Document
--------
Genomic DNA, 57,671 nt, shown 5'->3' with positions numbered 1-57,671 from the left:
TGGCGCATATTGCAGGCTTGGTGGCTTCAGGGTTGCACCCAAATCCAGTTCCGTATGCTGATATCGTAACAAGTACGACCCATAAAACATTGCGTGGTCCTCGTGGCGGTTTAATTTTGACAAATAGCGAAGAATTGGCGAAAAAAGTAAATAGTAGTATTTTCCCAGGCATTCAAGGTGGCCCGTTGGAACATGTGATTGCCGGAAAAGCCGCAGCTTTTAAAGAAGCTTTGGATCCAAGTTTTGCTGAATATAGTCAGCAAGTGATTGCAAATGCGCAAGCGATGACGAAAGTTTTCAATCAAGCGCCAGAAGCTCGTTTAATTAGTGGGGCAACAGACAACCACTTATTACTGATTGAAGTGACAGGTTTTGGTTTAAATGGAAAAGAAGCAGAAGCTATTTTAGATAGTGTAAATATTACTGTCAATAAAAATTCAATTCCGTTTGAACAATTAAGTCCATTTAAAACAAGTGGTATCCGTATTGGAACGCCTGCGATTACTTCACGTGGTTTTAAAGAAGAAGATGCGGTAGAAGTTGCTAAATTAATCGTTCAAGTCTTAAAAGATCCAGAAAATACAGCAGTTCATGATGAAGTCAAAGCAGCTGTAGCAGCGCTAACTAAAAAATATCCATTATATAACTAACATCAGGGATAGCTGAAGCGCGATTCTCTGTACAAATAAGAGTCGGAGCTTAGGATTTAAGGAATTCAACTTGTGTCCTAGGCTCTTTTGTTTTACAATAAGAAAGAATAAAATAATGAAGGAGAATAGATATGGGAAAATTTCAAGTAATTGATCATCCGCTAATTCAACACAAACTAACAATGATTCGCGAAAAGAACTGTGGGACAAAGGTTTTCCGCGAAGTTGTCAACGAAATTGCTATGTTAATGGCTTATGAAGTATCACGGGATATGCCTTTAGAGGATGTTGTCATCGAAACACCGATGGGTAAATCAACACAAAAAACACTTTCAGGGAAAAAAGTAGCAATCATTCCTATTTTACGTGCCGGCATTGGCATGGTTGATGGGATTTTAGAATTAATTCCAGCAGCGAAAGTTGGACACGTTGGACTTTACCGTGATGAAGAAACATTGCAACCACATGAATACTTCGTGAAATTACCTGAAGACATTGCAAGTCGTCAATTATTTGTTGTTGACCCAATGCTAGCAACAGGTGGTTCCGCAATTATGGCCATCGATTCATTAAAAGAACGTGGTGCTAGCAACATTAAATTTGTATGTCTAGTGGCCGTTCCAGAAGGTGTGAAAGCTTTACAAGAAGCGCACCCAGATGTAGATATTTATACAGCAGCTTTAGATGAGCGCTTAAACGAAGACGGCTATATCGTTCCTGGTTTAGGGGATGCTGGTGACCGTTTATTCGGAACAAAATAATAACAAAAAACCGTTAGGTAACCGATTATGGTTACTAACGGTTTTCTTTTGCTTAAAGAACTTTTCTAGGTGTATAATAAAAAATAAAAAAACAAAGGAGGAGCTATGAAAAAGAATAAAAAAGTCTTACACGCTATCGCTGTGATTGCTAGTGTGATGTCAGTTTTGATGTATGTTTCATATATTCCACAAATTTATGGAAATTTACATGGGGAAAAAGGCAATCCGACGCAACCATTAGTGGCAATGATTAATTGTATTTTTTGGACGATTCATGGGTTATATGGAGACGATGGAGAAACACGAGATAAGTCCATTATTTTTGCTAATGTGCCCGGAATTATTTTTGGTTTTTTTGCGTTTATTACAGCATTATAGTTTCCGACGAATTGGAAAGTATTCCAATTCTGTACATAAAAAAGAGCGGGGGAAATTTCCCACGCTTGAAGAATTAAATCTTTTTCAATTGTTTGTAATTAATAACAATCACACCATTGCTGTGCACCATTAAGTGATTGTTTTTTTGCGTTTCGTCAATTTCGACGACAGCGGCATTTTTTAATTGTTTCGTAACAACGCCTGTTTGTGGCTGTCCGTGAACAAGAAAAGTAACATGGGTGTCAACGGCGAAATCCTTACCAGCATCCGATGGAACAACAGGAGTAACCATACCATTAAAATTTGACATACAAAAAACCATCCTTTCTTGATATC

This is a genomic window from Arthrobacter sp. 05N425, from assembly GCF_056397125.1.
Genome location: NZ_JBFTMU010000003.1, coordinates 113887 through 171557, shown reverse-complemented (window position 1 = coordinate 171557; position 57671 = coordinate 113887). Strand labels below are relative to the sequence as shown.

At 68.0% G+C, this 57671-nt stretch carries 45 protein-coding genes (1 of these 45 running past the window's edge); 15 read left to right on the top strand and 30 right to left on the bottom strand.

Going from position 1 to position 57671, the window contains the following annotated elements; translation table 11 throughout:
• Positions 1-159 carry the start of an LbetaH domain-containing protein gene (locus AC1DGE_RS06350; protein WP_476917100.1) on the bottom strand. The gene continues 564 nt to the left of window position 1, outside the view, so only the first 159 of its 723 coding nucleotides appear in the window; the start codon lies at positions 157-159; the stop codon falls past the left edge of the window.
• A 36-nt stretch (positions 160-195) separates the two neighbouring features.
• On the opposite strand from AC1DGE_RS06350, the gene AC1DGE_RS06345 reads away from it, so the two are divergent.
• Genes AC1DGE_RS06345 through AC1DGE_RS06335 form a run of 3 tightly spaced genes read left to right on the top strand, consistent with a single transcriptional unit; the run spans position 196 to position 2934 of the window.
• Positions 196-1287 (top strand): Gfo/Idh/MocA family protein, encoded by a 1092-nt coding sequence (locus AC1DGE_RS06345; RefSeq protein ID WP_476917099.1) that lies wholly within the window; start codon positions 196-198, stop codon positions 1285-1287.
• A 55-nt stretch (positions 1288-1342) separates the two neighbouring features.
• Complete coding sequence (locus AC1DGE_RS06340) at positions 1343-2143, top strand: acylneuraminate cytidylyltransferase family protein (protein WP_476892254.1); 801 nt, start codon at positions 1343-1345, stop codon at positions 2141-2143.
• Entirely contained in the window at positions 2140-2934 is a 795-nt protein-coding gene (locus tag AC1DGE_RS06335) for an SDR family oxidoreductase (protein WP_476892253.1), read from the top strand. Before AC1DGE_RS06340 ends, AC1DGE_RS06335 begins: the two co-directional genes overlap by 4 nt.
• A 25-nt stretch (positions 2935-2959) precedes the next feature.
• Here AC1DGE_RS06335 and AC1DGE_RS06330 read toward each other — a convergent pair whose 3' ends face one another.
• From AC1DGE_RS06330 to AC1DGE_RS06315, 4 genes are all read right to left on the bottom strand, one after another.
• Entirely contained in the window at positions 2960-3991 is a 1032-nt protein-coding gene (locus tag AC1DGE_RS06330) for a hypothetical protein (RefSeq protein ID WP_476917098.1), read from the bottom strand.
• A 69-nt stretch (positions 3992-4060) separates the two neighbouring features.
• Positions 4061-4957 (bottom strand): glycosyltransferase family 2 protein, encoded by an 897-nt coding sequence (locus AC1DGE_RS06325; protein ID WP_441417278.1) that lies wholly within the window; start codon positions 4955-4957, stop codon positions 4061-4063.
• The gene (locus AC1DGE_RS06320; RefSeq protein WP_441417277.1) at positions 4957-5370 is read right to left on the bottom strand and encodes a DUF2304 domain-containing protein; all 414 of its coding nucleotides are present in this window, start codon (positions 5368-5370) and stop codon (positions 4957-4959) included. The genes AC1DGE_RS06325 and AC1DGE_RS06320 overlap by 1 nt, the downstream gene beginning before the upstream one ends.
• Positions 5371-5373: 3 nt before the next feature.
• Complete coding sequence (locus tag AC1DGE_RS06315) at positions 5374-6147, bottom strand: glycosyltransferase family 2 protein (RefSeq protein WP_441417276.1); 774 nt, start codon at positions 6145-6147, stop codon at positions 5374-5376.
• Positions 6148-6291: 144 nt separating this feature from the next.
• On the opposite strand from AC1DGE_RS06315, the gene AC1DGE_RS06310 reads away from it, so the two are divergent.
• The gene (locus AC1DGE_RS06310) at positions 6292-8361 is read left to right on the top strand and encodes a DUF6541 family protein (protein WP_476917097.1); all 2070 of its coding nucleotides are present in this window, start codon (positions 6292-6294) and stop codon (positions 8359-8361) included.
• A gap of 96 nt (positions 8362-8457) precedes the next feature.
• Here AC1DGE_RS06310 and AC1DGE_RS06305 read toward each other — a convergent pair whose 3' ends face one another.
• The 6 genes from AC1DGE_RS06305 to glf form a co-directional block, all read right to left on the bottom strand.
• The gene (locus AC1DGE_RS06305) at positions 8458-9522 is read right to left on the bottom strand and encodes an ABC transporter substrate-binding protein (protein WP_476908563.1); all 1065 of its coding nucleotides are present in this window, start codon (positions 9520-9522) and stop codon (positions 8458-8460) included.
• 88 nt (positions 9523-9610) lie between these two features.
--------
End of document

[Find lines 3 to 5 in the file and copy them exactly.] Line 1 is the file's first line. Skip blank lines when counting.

This is a genomic window from Arthrobacter sp. 05N425, from assembly GCF_056397125.1.
Genome location: NZ_JBFTMU010000003.1, coordinates 113887 through 171557, shown reverse-complemented (window position 1 = coordinate 171557; position 57671 = coordinate 113887). Strand labels below are relative to the sequence as shown.

At 68.0% G+C, this 57671-nt stretch carries 45 protein-coding genes (1 of these 45 running past the window's edge); 15 read left to right on the top strand and 30 right to left on the bottom strand.